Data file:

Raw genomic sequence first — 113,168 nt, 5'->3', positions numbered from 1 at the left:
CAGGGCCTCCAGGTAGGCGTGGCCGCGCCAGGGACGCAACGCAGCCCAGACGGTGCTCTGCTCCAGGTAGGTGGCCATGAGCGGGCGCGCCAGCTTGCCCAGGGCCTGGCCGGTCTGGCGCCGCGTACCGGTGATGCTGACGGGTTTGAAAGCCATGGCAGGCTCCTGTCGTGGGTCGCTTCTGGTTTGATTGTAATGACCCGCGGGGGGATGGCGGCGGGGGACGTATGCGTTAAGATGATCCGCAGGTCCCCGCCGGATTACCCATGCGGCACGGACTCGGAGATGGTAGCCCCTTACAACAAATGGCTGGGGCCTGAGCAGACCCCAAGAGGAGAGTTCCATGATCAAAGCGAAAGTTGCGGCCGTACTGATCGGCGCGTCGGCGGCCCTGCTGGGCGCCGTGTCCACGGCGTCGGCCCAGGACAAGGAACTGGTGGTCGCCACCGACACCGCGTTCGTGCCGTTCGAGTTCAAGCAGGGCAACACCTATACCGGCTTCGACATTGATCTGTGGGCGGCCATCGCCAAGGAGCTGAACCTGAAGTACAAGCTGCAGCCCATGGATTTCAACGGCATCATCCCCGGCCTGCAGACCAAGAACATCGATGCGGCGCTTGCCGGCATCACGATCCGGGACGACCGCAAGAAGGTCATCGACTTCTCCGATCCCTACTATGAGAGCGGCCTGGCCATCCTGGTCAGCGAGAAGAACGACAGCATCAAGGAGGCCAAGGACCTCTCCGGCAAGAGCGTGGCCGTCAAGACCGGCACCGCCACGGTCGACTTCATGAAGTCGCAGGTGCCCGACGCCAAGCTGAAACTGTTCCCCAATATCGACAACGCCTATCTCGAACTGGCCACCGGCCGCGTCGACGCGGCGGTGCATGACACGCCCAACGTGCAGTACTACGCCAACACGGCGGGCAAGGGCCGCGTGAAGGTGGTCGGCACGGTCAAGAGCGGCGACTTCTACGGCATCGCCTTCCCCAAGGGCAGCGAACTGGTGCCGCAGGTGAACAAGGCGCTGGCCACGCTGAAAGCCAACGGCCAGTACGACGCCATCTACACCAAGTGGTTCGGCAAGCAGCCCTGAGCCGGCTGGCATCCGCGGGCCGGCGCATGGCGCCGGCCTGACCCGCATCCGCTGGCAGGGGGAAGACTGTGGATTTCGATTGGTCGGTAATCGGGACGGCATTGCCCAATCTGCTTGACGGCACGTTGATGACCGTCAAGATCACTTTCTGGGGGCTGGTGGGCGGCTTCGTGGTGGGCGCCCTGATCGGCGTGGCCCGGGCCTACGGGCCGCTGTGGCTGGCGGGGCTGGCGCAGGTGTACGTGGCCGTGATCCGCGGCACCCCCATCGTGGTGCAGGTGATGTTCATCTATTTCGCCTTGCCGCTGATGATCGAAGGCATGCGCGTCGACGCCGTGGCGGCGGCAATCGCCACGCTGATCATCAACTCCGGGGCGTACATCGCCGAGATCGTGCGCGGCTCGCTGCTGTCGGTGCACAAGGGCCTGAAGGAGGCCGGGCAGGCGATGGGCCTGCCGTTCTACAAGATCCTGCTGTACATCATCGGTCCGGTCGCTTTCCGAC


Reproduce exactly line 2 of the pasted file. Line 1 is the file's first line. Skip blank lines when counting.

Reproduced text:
CAGGGCCTCCAGGTAGGCGTGGCCGCGCCAGGGACGCAACGCAGCCCAGACGGTGCTCTGCTCCAGGTAGGTGGCCATGAGCGGGCGCGCCAGCTTGCCCAGGGCCTGGCCGGTCTGGCGCCGCGTACCGGTGATGCTGACGGGTTTGAAAGCCATGGCAGGCTCCTGTCGTGGGTCGCTTCTGGTTTGATTGTAATGACCCGCGGGGGGATGGCGGCGGGGGACGTATGCGTTAAGATGATCCGCAGGTCCCCGCCGGATTACCCATGCGGCACGGACTCGGAGATGGTAGCCCCTTACAACAAATGGCTGGGGCCTGAGCAGACCCCAAGAGGAGAGTTCCATGATCAAAGCGAAAGTTGCGGCCGTACTGATCGGCGCGTCGGCGGCCCTGCTGGGCGCCGTGTCCACGGCGTCGGCCCAGGACAAGGAACTGGTGGTCGCCACCGACACCGCGTTCGTGCCGTTCGAGTTCAAGCAGGGCAACACCTATACCGGCTTCGACATTGATCTGTGGGCGGCCATCGCCAAGGAGCTGAACCTGAAGTACAAGCTGCAGCCCATGGATTTCAACGGCATCATCCCCGGCCTGCAGACCAAGAACATCGATGCGGCGCTTGCCGGCATCACGATCCGGGACGACCGCAAGAAGGTCATCGACTTCTCCGATCCCTACTATGAGAGCGGCCTGGCCATCCTGGTCAGCGAGAAGAACGACAGCATCAAGGAGGCCAAGGACCTCTCCGGCAAGAGCGTGGCCGTCAAGACCGGCACCGCCACGGTCGACTTCATGAAGTCGCAGGTGCCCGACGCCAAGCTGAAACTGTTCCCCAATATCGACAACGCCTATCTCGAACTGGCCACCGGCCGCGTCGACGCGGCGGTGCATGACACGCCCAACGTGCAGTACTACGCCAACACGGCGGGCAAGGGCCGCGTGAAGGTGGTCGGCACGGTCAAGAGCGGCGACTTCTACGGCATCGCCTTCCCCAAGGGCAGCGAACTGGTGCCGCAGGTGAACAAGGCGCTGGCCACGCTGAAAGCCAACGGCCAGTACGACGCCATCTACACCAAGTGGTTCGGCAAGCAGCCCTGAGCCGGCTGGCATCCGCGGGCCGGCGCATGGCGCCGGCCTGACCCGCATCCGCTGGCAGGGGGAAGACTGTGGATTTCGATTGGTCGGTAATCGGGACGGCATTGCCCAATCTGCTTGACGGCACGTTGATGACCGTCAAGATCACTTTCTGGGGGCTGGTGGGCGGCTTCGTGGTGGGCGCCCTGATCGGCGTGGCCCGGGCCTACGGGCCGCTGTGGCTGGCGGGGCTGGCGCAGGTGTACGTGGCCGTGATCCGCGGCACCCCCATCGTGGTGCAGGTGATGTTCATCTATTTCGCCTTGCCGCTGATGATCGAAGGCATGCGCGTCGACGCCGTGGCGGCGGCAATCGCCACGCTGATCATCAACTCCGGGGCGTACATCGCCGAGATCGTGCGCGGCTCGCTGCTGTCGGTGCACAAGGGCCTGAAGGAGGCCGGGCAGGCGATGGGCCTGCCGTTCTACAAGATCCTGCTGTACATCATCGGTCCGGTCGCTTTCCGAC